We observe society’s blissful ignorance towards hoarding as if it’s just ‘collecting items’. Nothing seems wrong on face value. We should, therefore, point out the differences between ‘collecting’ and ‘hoarding’.

 

Childrenofhoarders.com offers a very good summary on the subject:

 

COLLECTORS

  • Feel proud of their possessions
  • Keep their possessions organized and well maintained
  • Find joy in their possessions and willingly display them to others
  • Attend meetings or conferences with others who share their interest
  • Enjoy conversations about their possessions
  • Budget their time and money around their possessions

HOARDERS

  • Feel embarrassed by their possessions
  • Have their possessions scattered randomly, often without any functional organization
  • Have clutter, often resulting in the loss of functional living space
  • Feel uncomfortable with others seeing their possessions, or outright refuse to let others view their possessions
  • Often have debt, sometimes extreme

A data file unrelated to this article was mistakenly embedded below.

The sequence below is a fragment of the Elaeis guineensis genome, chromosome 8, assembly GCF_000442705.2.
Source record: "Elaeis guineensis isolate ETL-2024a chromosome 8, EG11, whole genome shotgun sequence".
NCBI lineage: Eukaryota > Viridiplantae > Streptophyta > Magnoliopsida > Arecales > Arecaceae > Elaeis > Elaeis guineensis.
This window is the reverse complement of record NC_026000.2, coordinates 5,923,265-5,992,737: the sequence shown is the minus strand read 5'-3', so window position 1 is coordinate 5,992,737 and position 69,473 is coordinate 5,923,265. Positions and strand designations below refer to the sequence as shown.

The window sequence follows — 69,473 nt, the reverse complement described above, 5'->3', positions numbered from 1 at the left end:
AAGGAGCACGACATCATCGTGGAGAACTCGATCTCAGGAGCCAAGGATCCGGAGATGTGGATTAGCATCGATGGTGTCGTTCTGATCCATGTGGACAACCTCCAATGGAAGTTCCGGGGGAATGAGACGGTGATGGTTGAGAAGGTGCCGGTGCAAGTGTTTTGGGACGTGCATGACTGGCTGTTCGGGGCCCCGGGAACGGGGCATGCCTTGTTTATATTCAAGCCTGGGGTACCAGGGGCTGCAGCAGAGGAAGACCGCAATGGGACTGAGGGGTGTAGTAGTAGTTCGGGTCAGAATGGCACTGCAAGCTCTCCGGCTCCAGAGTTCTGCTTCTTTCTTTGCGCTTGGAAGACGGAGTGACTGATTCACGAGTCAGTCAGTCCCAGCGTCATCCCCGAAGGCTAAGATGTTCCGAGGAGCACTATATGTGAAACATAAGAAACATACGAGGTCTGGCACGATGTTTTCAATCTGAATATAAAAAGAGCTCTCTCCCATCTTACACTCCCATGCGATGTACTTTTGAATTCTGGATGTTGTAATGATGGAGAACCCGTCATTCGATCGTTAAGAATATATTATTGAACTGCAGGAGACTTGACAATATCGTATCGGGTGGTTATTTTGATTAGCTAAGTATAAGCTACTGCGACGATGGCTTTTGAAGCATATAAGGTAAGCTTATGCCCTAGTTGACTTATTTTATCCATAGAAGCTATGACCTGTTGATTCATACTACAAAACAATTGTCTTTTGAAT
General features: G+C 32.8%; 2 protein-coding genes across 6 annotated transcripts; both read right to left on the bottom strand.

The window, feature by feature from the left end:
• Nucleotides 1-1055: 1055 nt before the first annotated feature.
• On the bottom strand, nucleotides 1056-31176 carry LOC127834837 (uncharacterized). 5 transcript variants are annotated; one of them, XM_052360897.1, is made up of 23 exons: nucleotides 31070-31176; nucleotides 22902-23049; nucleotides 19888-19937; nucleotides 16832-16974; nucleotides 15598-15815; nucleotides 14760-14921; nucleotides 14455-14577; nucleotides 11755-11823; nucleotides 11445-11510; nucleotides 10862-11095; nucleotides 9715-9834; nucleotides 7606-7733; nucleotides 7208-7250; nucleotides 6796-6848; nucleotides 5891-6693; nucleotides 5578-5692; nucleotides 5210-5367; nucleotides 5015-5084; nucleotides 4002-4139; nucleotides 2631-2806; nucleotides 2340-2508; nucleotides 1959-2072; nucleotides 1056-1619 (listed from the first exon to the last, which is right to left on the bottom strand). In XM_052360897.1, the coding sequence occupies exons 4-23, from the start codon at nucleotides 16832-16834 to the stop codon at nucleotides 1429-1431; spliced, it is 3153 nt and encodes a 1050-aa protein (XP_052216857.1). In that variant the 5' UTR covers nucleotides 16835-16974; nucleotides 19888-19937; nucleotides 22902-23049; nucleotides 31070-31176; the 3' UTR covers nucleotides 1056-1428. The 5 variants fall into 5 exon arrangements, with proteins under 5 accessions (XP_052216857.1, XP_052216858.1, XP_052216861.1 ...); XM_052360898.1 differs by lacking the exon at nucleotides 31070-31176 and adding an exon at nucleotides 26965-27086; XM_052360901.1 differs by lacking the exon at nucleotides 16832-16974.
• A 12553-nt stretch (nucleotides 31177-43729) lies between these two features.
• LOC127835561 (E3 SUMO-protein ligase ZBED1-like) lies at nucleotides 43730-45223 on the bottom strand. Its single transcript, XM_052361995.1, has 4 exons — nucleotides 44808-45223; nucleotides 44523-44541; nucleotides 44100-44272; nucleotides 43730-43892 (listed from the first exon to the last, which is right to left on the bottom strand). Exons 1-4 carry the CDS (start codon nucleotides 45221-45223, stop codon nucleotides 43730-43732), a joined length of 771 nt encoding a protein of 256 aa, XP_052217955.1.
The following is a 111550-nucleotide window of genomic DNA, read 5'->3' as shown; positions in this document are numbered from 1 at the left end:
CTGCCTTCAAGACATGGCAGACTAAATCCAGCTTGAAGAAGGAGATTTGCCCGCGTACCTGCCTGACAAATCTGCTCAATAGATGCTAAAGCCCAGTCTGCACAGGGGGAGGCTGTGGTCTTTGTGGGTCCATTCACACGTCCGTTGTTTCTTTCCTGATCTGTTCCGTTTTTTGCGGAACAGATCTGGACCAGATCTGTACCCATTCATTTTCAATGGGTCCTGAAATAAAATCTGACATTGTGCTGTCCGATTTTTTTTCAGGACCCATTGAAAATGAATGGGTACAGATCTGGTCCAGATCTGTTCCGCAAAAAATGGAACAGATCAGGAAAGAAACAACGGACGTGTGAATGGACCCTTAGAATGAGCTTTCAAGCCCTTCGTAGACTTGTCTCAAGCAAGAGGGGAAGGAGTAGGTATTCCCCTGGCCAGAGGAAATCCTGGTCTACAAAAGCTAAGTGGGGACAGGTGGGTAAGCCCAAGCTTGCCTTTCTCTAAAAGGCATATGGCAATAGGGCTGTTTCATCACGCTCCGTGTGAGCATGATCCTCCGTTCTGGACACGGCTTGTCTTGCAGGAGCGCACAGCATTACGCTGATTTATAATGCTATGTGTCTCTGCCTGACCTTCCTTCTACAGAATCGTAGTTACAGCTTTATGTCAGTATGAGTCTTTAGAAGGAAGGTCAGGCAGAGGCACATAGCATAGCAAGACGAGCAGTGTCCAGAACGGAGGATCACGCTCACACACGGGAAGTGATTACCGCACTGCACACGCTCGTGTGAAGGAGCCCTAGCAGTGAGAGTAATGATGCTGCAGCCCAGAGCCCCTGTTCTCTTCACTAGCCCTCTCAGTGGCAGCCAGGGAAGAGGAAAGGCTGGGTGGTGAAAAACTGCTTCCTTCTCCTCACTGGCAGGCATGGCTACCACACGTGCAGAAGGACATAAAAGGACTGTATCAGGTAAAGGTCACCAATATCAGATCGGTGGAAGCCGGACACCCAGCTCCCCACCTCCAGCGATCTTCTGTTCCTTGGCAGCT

• Feel ashamed, sad, or depressed after acquiring additional items.

 

Connecting Domestic Hoarding & Poverty

Let’s wind the clock back to the turn of the 20th century. There were no fridges and freezers. Most people lived in the countryside working the land and taking care of cattle, essentially producing their own food. Scarcity (poverty in that sense) was a fact only on the money side of things. But people rarely needed any money to begin with. They had enough food to go by. Though since they couldn’t buy lunch minutes before eating, food stockpiles had to be maintained. Especially in winter when there’s less fresh produce around.